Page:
The most commonly used woods, in order of preference by the majority of drummers, are hickory, maple, and oak. Other woods like beech or acacia are also used, but to a lesser extent. Wooden drumsticks, such as walnut, oak, or maple, offer a warm and natural sound, ideal for genres like jazz or classic rock. On the other hand, nylon drumsticks provide a brighter and crisper sound, suitable for genres like pop, funk, or metal.

  1. Length: Drumstick length can vary from short to long. Shorter drumsticks are ideal for people with smaller hands or those who prefer a lighter and quicker grip. Longer drumsticks, on the other hand, offer greater reach and allow for more sound projection. In general, I would recommend choosing a length that comfortably suits your hand size and playing style.
  2. Thickness: Drumstick thickness is measured in numbers, with the most common ones being 5A, 5B, and 7A. Thinner drumsticks, like 7A, are ideal for playing softer and lighter styles such as jazz or acoustic pop. Medium-sized drumsticks, like 5A, are the most versatile and adapt well to a wide range of genres. On the other hand, thicker drumsticks, like 5B, are ideal for more powerful styles like rock or metal.
  3. Weight: The weight of drumsticks is also an important factor to consider. Lighter drumsticks offer an agile feel and are ideal for fast and technical styles. On the other hand, heavier drumsticks provide a solid feel and can help achieve more projection and power. I would recommend experimenting with different weights to find the right balance between comfort and sound for your playing style and musical genre.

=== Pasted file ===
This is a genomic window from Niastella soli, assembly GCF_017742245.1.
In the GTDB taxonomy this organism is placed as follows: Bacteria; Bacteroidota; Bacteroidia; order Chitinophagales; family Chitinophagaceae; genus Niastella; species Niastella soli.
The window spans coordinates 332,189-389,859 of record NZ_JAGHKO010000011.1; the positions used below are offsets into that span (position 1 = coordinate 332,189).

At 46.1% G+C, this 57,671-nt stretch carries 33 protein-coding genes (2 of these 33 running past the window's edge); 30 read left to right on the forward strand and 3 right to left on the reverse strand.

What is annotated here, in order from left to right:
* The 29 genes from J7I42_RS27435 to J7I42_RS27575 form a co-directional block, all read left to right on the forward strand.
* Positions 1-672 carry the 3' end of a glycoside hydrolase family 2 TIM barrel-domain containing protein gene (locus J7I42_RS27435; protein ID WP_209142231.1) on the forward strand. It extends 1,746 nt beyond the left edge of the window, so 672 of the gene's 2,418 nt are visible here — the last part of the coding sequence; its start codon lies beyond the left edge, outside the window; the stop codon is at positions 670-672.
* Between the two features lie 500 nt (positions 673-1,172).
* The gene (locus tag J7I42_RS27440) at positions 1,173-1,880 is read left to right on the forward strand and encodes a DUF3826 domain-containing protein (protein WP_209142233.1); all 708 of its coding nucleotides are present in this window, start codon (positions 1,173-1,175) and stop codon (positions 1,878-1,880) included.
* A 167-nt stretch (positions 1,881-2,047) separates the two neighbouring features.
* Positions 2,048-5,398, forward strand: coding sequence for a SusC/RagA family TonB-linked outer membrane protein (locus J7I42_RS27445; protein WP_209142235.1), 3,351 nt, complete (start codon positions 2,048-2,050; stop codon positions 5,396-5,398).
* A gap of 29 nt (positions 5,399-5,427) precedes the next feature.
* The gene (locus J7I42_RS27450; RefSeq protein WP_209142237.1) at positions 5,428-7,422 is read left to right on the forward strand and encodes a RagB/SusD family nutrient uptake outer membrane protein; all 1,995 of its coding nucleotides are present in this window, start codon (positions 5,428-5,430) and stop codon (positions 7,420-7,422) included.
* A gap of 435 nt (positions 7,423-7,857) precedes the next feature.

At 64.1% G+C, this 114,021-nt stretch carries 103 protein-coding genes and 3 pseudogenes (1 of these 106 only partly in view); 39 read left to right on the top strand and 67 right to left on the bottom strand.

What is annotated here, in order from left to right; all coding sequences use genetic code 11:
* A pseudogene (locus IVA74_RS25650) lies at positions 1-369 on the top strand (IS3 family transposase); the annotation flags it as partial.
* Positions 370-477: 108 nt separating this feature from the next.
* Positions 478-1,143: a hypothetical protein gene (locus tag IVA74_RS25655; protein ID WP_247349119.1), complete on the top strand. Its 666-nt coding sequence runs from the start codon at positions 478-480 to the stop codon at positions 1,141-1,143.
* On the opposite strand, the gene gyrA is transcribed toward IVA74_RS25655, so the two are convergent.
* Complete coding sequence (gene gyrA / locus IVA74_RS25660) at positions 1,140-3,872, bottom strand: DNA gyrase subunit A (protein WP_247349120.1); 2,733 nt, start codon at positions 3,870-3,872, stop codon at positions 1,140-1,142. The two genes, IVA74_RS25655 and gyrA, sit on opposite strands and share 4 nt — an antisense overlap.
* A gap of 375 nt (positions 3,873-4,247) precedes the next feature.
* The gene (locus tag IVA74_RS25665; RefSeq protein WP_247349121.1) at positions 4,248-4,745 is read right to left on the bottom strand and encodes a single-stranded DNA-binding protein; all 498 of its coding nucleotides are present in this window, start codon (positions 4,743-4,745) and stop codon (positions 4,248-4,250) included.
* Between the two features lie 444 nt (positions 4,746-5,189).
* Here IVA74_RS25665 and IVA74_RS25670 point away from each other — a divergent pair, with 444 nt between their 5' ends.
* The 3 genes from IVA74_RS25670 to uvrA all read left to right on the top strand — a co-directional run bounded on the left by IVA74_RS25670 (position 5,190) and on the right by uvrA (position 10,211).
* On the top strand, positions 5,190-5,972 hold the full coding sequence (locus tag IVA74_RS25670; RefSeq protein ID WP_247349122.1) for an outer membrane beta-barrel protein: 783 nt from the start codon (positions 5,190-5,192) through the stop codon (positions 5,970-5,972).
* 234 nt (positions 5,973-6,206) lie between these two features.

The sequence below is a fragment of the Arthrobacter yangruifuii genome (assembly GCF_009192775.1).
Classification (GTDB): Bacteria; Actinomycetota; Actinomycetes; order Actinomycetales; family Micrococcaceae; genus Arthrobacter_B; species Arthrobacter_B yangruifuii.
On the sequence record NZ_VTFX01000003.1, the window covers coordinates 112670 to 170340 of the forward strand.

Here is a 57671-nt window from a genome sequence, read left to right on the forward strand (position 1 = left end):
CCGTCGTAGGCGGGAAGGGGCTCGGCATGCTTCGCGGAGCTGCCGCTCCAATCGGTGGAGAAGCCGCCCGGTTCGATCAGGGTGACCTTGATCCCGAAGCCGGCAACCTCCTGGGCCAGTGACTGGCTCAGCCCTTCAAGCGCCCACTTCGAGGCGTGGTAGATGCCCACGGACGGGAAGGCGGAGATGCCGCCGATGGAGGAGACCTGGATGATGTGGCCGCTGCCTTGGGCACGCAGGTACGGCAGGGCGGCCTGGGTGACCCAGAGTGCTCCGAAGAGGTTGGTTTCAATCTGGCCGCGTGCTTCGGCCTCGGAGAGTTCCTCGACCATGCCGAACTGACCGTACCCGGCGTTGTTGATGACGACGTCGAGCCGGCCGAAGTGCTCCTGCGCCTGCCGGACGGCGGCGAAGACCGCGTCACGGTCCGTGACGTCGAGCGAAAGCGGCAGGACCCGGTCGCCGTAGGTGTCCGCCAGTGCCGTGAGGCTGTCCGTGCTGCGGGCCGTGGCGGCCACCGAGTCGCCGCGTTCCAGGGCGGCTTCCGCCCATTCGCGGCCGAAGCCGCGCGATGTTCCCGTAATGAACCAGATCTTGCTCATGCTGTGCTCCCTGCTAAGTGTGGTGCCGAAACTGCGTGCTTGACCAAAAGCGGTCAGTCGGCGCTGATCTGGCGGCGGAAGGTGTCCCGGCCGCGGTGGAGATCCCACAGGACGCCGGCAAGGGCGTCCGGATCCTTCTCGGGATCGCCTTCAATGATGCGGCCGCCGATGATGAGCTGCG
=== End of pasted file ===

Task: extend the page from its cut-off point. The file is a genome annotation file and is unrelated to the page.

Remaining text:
Now, in terms of specific recommendations based on age and musical genre, here are some general tips. Let’s start with younger drummers:

For young drummers between 3 and 5 or 6 years old, I suggest purchasing lighter and thinner drumsticks than standard ones, such as 7A wooden drumsticks. These lighter drumsticks will reduce fatigue in the hands and arms of the child as they become familiar with the drums.

From this age onwards, depending on the size and thickness of the child’s hand and arm, you can consider the possibility of transitioning to size 5A drumsticks, which are slightly longer and heavier. However, I repeat, this depends on the size and strength of the hand and arm. The transition should never be forced. This way, we can avoid the young drummer developing bad gripping habits due to the fatigue caused by using drumsticks that are too heavy for their hand and age. We might even prevent tendonitis.

Remember, choosing the right drumsticks is a personal preference and depends on factors such as your playing style, musical genre, hand size, and strength. Experimenting with different drumsticks will help you find the ones that feel comfortable and enhance your playing experience.